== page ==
Eighteen-month-old Benny Landsman and his baby brother, Josh, are both happy little boys. Not unlike other children, they play with toys, cuddle with mom and take naps. “The boys are delicious,” said their grandmother, Rise Landsman.

But both Benny and Josh, now 6 months old, have missed some significant developmental milestones, like sitting up, rolling over or crawling.

Their mother, Jennie Landsman, noticed something was amiss when Benny was unable to hold his head up by the time he was about 6 months old. She and her husband, Gary, took him to multiple specialists, all of whom told them not to worry — Benny was just experiencing a minor physical delay, they said.

But “[Benny] went from developing normally to being on the later end of the spectrum to missing milestones,” Jennie Landsman told The Jewish Week.

After months of doctor appointments, and the birth of their second son, the Landsmans, who live in Brooklyn and send their older son to the Jewish day school Luria Academy, received devastating answers last August. Both boys were diagnosed with Canavan Disease, a progressive, fatal brain disorder that develops during infancy. While Canavan Disease can afflict people of any ethnicity, it is most prevalent in people of Ashkenazi Jewish descent, currently affecting one in 5,000 Jews. Caused by an inherited genetic abnormality, children affected with the disease fail to reach developmental milestones and have cognitive disabilities. Many do not live past the age of 10.

“I didn’t really understand the gravity of it because you just never would imagine that this healthy, bubbly, happy baby would have this fatal disease,” said Jennie Landsman, 33. “You imagine your children outliving you, not that they are going to live this slow, painful, degenerative life, where they get worse and worse as time passes.”

Jennie had undergone genetic testing years earlier, so she was surprised to learn she was a carrier for the disease, but later found out that the initial screenings didn’t even test for Canavan Disease. Since then, Jennie has become vocal about the importance of genetic testing. “I was so uninformed. I never asked about what I was getting tested for,” she said. Had she known she was a carrier, she would have found alternative methods to improve the chance of having healthy children. “This is a very rare disease, but the fact that it is so preventable [makes it] mind-boggling that it still happens.”

Despite the prognosis, the family began searching for experimental treatment methods. “[The Landsmans] were told by the geneticist, ‘Love your babies because you are not going to have them for long.’ But we all said, ‘No way, no how,’” Rise Landsman told The Jewish Week.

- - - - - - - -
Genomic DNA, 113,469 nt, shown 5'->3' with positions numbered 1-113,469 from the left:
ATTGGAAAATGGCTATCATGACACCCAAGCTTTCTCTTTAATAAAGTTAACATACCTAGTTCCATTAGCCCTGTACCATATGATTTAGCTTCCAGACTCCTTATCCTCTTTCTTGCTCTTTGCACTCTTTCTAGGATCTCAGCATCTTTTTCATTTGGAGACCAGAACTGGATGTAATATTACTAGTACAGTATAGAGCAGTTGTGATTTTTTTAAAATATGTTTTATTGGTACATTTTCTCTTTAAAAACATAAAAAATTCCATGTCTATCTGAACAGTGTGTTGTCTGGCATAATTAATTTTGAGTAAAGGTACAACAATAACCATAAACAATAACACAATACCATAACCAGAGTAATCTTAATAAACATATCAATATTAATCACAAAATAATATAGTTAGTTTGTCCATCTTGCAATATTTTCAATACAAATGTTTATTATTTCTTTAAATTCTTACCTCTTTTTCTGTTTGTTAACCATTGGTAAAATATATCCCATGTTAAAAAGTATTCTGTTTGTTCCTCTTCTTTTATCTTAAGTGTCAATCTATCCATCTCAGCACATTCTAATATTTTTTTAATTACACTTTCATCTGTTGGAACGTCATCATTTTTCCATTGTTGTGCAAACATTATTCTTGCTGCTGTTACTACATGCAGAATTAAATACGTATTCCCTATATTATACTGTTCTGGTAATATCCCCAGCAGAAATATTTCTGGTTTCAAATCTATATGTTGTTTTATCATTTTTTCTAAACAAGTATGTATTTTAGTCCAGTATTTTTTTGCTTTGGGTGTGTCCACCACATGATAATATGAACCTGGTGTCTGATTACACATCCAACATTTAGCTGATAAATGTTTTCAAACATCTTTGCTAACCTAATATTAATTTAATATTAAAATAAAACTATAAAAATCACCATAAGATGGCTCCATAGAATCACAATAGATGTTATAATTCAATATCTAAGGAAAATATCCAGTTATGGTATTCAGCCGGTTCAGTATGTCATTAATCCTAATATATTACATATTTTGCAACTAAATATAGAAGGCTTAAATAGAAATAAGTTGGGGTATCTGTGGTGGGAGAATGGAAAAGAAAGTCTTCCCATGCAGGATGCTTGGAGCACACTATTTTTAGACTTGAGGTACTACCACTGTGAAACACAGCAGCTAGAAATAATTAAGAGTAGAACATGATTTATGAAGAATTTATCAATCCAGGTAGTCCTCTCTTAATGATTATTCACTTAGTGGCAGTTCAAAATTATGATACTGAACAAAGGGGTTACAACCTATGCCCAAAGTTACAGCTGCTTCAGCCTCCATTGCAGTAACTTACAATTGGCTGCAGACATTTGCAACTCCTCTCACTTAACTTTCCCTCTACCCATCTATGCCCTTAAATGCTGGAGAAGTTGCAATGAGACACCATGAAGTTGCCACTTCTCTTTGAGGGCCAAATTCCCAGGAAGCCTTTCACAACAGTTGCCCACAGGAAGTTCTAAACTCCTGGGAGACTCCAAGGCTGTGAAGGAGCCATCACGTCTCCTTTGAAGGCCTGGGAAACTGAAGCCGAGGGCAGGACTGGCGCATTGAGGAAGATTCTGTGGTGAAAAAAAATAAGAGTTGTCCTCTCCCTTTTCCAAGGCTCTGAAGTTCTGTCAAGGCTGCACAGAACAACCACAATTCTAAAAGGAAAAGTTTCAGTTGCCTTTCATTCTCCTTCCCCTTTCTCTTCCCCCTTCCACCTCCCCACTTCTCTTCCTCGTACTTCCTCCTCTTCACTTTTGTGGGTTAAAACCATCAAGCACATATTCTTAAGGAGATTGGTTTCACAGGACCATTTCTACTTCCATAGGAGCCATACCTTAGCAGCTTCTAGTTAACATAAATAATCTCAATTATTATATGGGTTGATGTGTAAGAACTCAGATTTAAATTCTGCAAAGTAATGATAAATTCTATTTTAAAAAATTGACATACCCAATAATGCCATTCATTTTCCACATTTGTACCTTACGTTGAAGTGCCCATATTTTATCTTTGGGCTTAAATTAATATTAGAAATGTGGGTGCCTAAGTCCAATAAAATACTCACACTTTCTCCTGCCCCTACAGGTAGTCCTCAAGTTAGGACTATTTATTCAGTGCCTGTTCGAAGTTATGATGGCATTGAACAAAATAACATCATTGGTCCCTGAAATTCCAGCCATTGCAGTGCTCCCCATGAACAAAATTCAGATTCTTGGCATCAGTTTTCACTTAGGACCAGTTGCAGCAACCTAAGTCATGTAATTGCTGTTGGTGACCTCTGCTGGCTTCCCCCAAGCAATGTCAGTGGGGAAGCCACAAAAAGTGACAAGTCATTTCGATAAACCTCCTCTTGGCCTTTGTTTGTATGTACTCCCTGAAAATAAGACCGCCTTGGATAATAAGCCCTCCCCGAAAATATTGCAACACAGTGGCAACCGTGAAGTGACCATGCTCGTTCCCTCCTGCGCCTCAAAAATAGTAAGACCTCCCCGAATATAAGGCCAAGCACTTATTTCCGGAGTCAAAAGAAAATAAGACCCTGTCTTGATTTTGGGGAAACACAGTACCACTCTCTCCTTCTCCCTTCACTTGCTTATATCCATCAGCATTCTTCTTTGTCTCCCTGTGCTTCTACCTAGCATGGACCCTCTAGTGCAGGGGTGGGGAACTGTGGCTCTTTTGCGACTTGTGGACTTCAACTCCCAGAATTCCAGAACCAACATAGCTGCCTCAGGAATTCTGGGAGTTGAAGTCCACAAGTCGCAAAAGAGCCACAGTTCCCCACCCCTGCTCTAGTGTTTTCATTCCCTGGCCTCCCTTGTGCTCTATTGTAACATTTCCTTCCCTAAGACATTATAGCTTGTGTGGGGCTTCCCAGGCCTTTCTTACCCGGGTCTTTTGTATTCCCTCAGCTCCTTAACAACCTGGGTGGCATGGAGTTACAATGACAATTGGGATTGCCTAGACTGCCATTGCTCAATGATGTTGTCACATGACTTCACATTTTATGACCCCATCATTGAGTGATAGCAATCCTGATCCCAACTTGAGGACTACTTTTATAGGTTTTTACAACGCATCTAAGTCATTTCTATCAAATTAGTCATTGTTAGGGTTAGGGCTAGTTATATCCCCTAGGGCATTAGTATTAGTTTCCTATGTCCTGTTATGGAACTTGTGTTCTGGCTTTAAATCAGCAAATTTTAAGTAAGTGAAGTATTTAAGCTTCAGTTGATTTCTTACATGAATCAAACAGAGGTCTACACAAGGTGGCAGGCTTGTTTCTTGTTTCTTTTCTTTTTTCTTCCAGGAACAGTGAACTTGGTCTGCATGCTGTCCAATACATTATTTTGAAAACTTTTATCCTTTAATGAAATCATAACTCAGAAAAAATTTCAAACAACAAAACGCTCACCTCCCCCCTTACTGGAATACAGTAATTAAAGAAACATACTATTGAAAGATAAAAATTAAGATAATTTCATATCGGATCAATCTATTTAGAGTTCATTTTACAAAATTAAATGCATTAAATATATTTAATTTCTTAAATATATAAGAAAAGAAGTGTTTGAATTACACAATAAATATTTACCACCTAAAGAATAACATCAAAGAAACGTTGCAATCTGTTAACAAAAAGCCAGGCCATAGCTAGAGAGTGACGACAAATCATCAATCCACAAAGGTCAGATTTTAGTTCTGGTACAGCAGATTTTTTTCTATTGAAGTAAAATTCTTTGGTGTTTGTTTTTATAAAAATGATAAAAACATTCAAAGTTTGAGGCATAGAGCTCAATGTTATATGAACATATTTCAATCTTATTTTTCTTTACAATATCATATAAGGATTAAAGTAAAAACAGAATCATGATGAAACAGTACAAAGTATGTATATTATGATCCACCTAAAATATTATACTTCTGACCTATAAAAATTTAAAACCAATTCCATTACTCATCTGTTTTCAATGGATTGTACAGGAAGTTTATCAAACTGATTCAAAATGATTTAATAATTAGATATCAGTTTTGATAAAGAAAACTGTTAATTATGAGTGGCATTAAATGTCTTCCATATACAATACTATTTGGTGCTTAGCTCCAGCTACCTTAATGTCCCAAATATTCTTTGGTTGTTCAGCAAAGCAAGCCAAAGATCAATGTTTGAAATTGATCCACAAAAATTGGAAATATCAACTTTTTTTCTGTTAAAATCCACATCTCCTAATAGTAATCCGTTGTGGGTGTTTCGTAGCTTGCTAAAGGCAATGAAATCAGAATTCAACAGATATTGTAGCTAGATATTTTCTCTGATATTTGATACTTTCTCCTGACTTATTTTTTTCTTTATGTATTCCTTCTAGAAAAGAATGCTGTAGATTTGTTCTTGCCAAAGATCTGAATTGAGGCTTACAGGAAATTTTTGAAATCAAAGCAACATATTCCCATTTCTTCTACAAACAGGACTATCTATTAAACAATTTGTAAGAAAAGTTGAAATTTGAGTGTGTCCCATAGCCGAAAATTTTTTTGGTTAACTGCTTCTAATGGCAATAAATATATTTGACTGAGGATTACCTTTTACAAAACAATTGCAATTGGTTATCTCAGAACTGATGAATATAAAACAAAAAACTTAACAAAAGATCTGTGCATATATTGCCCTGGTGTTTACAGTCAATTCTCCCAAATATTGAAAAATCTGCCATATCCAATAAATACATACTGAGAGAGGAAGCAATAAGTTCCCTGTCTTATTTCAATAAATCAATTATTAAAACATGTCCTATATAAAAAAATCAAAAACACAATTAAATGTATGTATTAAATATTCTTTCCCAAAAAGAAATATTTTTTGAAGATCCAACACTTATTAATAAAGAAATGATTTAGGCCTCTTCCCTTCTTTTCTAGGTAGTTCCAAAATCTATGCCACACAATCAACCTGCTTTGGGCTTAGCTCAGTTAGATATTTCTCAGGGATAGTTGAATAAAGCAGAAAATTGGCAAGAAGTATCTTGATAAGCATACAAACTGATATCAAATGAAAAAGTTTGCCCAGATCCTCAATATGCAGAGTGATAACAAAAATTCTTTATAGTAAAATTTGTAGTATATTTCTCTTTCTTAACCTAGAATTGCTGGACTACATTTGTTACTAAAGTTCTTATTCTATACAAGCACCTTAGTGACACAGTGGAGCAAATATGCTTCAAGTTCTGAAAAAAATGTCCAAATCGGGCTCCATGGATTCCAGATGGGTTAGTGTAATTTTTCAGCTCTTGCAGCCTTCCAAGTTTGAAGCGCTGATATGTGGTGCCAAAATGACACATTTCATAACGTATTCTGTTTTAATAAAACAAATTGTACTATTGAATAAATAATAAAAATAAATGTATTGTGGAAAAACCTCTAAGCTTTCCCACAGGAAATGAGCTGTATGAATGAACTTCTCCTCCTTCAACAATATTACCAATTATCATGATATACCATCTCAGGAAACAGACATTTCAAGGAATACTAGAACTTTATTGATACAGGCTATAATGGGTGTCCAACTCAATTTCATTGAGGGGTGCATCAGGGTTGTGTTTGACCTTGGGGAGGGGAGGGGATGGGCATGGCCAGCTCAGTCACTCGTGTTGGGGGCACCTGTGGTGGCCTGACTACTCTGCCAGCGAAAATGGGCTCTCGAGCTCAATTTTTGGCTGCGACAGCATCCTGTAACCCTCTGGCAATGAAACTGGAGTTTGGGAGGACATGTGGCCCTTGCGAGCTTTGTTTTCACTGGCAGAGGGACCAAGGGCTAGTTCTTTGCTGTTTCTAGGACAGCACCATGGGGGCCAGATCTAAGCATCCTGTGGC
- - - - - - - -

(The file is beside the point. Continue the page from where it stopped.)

The Landsman boys. Courtesy of Landsman family

After consulting with several researchers, the family found out that there was a new gene therapy ready for patient use, but it was stuck in the lab, awaiting funding. For the Landsmans, who know that every day brings more cellular damage to Benny’s and Josh’s brains, waiting is not an option.

This past Thanksgiving, Jennie declared it was time to go public in asking for help.

After receiving an overwhelmingly positive response on Facebook, the Landsmans created a GoFundMe page in late November, hoping to raise the $1.5 million needed to start a clinical trial. Although the testing would focus on Canavan Disease, its results have the potential to treat other diseases of the brain, such as Multiple Sclerosis, Alzheimer’s, Parkinson’s and Amyotrophic Lateral Sclerosis.

Thanks to the outpouring of support from family, friends, members of their Brooklyn community and even strangers, they are only $200,000 short of their goal. The Landsmans were stunned by the generosity and kindness. Rise said that last week Jennie Landsman received a letter in the mail. “On the front of the envelope it said, ‘May Hashem bless your children,’ but did not include a name. There was $70 inside.”

The Landsmans hope that the boys can begin treatment soon to stop, or perhaps even reverse the damage. “We have elected to be hopeful rather than despairing,” Rise said.

For now, the Landsmans are focused on raising the needed funds and enjoying their boys one day at a time.

Lily Weinberg edits FreshInkForTeens.org. For additional information, go to www.gofundme.com/savebennyandjosh